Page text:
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At one point during the situational work to end practice, Michael Brockers pleaded, “Coach, we need you on this,” when Amani Oruwariye disputed whether DJ Chark caught a pass.

But practice ran smooth and players will be back out Tuesday for a more typical workout before they turn their attention to Sunday’s preseason finale against the Pittsburgh Steelers.

“He just told us (in our team meeting), he was like this is like the periods we want out of practice and the coaches won’t be out there,” Decker said. “He pretty much just left it at that so we’re like, ‘Uh, OK.’ But like I said, we come out here and we work every day. It doesn’t matter if the coaches are out here or not, we know what to do and how to do it. Obviously, we need coaches, but we shouldn’t need them out here to be able to get good work in because we’re professionals. I don’t need a cheerleader to get me to go. It was pretty cool. I’ve never seen anything like it, so it was fun to get out here.”

Observations from Lions’ camp Monday

• As mentioned, the Lions sat several players who took a heavy workload in Saturday’s game against the Colts. Among those who did not take part in team drills: Blough, Boyle, Kennedy, Jermar Jefferson, Shane Zylstra, James Mitchell, Tommy Kraemer, Logan Stenberg, Dan Skipper, Kendall Lamm, Bobby Price, Juju Hughes, Bruce Hector, Austin Bryant and Eric Banks.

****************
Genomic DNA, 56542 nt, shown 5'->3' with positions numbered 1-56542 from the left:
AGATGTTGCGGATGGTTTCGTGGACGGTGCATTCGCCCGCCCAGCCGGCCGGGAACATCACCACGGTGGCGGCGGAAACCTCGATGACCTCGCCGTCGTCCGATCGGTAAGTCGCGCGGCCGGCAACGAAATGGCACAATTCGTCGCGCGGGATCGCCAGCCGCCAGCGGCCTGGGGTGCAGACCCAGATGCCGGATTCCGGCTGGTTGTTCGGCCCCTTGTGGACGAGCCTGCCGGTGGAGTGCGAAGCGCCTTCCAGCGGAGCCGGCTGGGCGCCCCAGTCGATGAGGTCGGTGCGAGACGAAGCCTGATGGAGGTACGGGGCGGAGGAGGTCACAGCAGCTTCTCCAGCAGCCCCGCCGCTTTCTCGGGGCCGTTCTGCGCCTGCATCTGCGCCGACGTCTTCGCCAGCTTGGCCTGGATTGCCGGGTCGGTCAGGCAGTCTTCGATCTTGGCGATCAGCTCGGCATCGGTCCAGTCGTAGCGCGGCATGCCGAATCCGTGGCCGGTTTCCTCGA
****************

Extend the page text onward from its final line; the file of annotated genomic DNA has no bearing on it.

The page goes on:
Levi Onwuzurike, C.J. Moore, Ifeatu Melifonwu and Julian Okwara remain out with injuries, but Devin Funchess and Quintez Cephus returned after sitting out the Colts game.

• Asked what coaching points he had for Goff, Boyle said, “He had a clean day. I’ll be honest with you, he had a clean day. Thought he threw the ball accurately, didn’t give us much lip back from the play call standpoint, led our team down in two-minute, we won the drill and that’s all you can ask for as a quarterback coach/OC/backup quarterback.”